Gretchen Rubin of The Happiness Project recently asked her facebook discussion group their opinion on whether a house is only as happy as the least happy person in it. What do you think?
The topic of self-sufficiency, emotional or otherwise, is one I come across on a daily basis. Not only in my personal life, but also in my profession as a coach. I have thought for a long time that people do the best they can in any given situation, and that they possess all the necessary tools and resources to reach whatever goal they set for themselves. One of those resources is the ability to ask for support. As much as there is to be said for finding one's own way, it's not written anywhere that you have to do it alone!
Now, what if you're in a relationship with someone and your moods are at odds? You better get used to it, because no two people are always in sync. Still, some people seem better in tune than others, so how do they do it?
According to Ms Rubin's commentators, it appears to be a more female phenomenon to feel responsible for and be influenced by prevalent moods in the house. Some of her male readers did comment on the fact that both positive and negative moods are infectious. Sounds like a rollercoaster ride when you have to take care of your own feelings and moods while at the same time be helplessly at the mercy of someone else's every whim.
How does feeling responsible for other people's moods help to lift everbody's well-being? Some people are more receptive for their environment, others appear designed to transmit. I can't help but wonder about the energy reserves of that person who takes it upon him- or herself to lift everybody else up. The success of their missions cannot always be guaranteed, either.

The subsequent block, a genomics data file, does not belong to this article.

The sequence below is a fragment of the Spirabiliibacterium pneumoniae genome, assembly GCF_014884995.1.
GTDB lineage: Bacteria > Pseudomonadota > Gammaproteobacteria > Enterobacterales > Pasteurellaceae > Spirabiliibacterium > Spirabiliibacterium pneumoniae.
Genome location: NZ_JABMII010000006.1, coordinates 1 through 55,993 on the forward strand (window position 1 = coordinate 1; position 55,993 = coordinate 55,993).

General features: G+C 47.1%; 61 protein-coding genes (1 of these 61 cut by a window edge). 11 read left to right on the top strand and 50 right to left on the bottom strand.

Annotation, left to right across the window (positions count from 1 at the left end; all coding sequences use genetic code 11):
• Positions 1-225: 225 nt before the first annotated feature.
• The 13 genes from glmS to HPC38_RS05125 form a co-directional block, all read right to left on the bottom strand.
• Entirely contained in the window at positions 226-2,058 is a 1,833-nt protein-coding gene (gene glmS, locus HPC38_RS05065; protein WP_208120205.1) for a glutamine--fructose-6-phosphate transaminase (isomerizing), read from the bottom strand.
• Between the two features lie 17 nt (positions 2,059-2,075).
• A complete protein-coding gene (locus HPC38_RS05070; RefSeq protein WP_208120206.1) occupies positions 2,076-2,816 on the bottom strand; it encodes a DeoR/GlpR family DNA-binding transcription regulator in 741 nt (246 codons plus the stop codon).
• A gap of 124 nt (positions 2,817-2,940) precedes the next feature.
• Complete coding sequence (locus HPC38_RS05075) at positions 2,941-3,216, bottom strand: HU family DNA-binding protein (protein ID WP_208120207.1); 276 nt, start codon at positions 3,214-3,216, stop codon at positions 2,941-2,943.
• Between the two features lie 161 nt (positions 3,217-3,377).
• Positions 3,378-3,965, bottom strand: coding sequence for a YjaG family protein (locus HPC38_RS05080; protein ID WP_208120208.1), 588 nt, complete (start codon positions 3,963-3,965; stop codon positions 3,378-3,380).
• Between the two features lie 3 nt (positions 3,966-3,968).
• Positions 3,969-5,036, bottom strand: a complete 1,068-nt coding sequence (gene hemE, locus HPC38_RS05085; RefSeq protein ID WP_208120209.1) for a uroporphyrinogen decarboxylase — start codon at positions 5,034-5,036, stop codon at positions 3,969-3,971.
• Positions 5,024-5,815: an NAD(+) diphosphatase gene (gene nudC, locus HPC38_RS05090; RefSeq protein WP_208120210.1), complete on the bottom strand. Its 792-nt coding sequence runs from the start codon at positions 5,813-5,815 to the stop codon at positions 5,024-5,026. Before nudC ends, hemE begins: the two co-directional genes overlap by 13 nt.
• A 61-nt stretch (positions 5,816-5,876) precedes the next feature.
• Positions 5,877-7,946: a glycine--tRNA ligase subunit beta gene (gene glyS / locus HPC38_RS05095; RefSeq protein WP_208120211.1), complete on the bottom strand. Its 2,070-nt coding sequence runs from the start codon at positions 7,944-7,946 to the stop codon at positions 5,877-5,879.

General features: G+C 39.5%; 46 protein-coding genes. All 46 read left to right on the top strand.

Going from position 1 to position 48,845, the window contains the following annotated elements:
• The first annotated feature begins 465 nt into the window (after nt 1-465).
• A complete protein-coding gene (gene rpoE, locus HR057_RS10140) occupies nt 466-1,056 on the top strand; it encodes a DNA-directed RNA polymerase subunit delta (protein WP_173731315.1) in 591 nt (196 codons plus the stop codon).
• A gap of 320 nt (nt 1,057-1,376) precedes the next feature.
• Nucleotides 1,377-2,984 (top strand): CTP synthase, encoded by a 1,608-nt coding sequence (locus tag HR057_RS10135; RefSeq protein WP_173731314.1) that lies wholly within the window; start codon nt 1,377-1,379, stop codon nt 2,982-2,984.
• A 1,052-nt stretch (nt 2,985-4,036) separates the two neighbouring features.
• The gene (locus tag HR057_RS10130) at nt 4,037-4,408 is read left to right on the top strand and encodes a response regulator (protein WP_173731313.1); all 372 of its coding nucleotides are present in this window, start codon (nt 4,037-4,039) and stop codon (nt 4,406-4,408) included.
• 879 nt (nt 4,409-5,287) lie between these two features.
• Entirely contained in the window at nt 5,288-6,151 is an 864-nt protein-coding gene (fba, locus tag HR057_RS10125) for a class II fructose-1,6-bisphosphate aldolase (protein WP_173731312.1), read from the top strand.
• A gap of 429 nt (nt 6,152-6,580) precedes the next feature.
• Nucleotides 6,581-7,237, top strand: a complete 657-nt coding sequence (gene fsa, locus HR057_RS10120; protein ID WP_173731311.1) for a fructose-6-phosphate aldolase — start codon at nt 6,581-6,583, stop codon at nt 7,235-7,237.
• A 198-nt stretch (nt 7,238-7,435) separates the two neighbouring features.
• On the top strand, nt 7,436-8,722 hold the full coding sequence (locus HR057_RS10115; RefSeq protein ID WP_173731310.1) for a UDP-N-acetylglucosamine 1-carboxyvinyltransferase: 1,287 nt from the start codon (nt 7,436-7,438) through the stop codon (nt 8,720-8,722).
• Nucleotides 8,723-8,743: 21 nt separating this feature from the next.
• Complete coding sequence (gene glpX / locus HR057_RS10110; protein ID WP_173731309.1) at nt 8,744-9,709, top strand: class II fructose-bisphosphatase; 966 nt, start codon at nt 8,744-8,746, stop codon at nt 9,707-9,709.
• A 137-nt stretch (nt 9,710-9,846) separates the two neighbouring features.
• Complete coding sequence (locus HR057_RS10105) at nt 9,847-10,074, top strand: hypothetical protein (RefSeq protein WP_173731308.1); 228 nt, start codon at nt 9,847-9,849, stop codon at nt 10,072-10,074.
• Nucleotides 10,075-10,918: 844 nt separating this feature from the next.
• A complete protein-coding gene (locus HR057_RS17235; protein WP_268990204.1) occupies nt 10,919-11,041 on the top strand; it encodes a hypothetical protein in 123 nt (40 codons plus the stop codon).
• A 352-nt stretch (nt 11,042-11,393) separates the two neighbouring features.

A helpful distinction was made according to the cause of the significant other's chagrin. Their being mad or sad because of something that's in your power to change seems to have more weight on your own happiness than something that is "not your fault."
Are bad moods and negative feelings really to be avoided at all cost? When children and teaching opportunities are involved it may be another story. When it comes to adults, many welcome the opportunity to live their emotional lives unencumbered. Some might react with more aggression or aversion to attempts of cheering-up, when all they want is to be grumpy for an hour.
What do you do when you find yourself on such a rollercoaster and would like to sit the next ride out? Do you isolate yourself physically from your environment to thwart any emotional contamination? Are you aware of which feelings are your own and which are transfers from your partner or family? Can you communicate the strength of your own position saying that their troubles do not affect you?
Different people and different situations warrant different strategies. Ms Rubin's group seemed to agree that we are all to some extent influenced by our environment. The closer the relationship, the more involved we become. If you would like to find out more about how you can expand your personal toolkit, I suggest reading up on Emotional Intelligence and investing in a few coaching sessions to raise awareness about your personal preferences, how your own environment influences you, and which alternatives you have in preparing for situations that usually affect you negatively.
Til next time, have a balanced one!
Image by Nagesh Kamath, flickr, Creative Commons License